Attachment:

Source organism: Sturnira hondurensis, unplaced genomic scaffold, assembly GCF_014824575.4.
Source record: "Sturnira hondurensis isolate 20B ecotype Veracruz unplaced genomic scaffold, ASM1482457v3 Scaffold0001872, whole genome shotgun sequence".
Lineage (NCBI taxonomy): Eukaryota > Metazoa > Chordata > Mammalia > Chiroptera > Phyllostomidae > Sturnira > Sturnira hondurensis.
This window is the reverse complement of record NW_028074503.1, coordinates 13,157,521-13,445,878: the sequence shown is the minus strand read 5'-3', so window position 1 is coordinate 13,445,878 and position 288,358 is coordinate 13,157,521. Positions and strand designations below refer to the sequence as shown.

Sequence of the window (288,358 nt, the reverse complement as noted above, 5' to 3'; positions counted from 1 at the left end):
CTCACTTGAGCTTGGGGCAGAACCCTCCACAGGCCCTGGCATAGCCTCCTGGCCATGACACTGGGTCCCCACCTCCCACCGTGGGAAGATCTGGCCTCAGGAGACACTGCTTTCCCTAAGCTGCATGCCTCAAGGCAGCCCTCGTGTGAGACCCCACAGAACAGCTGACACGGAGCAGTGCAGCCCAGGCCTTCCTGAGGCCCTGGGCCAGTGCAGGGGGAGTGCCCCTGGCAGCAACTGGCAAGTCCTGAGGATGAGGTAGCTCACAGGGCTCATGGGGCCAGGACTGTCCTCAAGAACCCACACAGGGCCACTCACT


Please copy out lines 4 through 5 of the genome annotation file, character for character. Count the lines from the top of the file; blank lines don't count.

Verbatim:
This window is the reverse complement of record NW_028074503.1, coordinates 13,157,521-13,445,878: the sequence shown is the minus strand read 5'-3', so window position 1 is coordinate 13,445,878 and position 288,358 is coordinate 13,157,521. Positions and strand designations below refer to the sequence as shown.

Sequence of the window (288,358 nt, the reverse complement as noted above, 5' to 3'; positions counted from 1 at the left end):